Endovenous Laser Ablation (EVLA)

Over the past decade, endovenous laser ablation (EVLA) has become the gold standard in the treatment of venous reflux disease. It has a higher success rate and lower complication rate than surgical ligation and stripping of varicose veins.

How does EVLA differ from external vascular laser treatment?

Unlike external laser treatment, EVLA seals the vein from within, using laser energy. It involves the insertion of a laser fibre optic cable into the target vein under direct real time ultrasound guidance. The laser fibre is then passed up to uppermost point of venous reflux. A local anaesthetic mixture (tumescent anaesthesia) is then infiltrated around the outside of the vein, ensuring that the vein is completely anaesthetised for the procedure. The laser fibre optic cable is connected to a laser with a wavelength of 1470nm. The laser is then activated as the fibre is withdrawn. This has the effect of sealing the vein from the inside. The entire procedure is carried out under visualisation using ultrasound.

362-EVLA diagramEVLA steps: 1. Optical fibre inserted into vein. 2. Fibre advanced to target segment of vein. 3 & 4. Fibre withdrawn whilst laser is activated, vein is sealed from within.

361-Fibre optic cableEVLA is the treatment of choice for varicose veins greater than 6mm in diameter that are straight and not close to the skin surface. Truncal (axial) reflux, namely reflux of the Great Saphenous Vein (GSV), the Small Saphenous Vein (SSV) or both, is the the prime target for EVLA. Often tributary reflux, such as reflux of the accessory GSV will also represent a good option. These larger veins are usually situated in their own fascial compartments located deeper under the skin. Even the most powerful external vascular laser systems are not capable of penetrating to this depth. The reason why EVLA is so successul is due to the fact that the sealing of the vein takes place within the vein itself. This is further enhanced by the use of tumescent anaesthesia, which has the effect of compressing and pushing the vein wall against the laser fibre optic caple, ensuring effective transfer of energy. Tumescent anaesthesia has the added benefit of minimising adverse effects such as bruising.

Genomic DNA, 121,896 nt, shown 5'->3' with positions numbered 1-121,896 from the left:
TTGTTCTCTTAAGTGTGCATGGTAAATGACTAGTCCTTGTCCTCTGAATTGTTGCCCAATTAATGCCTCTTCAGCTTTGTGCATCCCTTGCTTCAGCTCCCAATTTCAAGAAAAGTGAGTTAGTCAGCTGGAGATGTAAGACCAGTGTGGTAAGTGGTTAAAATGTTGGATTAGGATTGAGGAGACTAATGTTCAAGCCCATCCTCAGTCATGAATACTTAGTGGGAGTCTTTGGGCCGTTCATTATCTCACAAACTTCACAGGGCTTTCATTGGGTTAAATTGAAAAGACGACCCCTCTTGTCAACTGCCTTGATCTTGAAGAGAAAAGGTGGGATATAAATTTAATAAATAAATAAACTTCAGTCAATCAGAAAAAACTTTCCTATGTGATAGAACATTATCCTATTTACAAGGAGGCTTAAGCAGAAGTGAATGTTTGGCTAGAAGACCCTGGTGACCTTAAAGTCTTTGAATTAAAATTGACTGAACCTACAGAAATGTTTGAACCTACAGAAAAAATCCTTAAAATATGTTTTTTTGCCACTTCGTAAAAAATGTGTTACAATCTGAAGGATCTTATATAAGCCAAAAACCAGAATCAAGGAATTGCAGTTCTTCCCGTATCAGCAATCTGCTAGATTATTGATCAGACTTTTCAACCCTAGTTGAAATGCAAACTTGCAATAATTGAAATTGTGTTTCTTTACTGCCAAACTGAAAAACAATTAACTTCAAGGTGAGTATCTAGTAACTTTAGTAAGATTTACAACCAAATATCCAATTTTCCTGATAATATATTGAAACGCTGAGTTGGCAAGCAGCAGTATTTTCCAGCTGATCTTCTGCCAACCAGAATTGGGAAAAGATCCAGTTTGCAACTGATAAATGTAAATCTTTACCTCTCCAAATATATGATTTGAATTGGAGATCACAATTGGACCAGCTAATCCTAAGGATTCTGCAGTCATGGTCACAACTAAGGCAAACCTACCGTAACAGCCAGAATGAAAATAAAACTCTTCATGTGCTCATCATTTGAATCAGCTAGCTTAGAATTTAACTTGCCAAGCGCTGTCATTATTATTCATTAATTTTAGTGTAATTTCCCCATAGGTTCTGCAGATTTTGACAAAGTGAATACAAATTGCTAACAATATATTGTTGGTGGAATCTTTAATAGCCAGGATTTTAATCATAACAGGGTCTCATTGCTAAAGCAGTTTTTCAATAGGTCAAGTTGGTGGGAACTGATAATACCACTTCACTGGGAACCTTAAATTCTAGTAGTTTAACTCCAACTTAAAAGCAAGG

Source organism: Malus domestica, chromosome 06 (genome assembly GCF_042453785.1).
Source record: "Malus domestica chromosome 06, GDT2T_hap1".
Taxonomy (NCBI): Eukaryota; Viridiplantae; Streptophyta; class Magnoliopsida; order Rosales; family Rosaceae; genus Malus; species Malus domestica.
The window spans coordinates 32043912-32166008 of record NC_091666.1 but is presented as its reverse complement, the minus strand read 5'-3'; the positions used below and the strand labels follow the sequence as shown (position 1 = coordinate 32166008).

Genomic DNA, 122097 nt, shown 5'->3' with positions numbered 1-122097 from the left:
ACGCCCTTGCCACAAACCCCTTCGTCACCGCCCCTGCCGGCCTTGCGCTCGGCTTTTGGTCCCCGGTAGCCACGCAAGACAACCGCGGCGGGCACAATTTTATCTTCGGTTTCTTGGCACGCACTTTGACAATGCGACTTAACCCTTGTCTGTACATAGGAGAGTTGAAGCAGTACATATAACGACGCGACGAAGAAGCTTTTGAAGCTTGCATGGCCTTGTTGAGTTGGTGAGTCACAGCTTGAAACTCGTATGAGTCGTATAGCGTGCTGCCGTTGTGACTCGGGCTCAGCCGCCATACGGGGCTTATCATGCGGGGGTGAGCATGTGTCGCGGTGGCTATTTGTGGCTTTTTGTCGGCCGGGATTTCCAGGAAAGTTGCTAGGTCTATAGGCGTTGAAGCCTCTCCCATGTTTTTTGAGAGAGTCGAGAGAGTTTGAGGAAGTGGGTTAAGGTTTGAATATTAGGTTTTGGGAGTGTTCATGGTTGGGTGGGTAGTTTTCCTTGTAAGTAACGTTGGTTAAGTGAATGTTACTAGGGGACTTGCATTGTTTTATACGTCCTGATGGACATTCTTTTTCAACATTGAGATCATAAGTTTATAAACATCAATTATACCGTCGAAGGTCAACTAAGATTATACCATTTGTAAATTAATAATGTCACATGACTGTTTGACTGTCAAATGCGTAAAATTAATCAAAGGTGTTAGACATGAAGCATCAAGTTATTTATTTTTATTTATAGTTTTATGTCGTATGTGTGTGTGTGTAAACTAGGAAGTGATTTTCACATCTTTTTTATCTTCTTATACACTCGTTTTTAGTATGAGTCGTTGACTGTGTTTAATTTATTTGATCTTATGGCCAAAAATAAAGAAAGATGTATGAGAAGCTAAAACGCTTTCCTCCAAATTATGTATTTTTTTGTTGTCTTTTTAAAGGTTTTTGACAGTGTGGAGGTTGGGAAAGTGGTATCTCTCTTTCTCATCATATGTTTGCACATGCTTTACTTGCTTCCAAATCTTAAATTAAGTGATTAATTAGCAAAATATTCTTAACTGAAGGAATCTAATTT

Other visible, large varicose veins may not always be suitable for EVLA if they are too close to the skin surface (risking heat damage to the skin) or too tortuous to allow for the passage of the laser fibre. These veins are usually treated with ultrasound guided sclerotherapy (UGS) following EVLA.

In the vast majority of cases, UGS and direct vision sclerotherapy is required several weeks later to treat the remaining veins.

Just like ultrasound guided sclerotherapy, ultrasound duplex scanning is mandatory prior to the procedure. This allows the anatomy of the leg veins and the location of the reflux to be determined. The map is the work plan and a reference point for the future. Together with the initial consultation, the mapping will determine if your veins are suitable for EVLA.


How much does vein treatments cost?

The cost of vein treatment can vary considerably depending on different factors, such as the extent, distribution and severity of the abnormal veins. It is therefore not possible to give a cost estimate without gaining a proper understanding of the extent of your venous problem.

To request an appointment with Dr Jennifer Leung to discuss your suitability for a vein treatment please email us or call us on 02 6255 8988.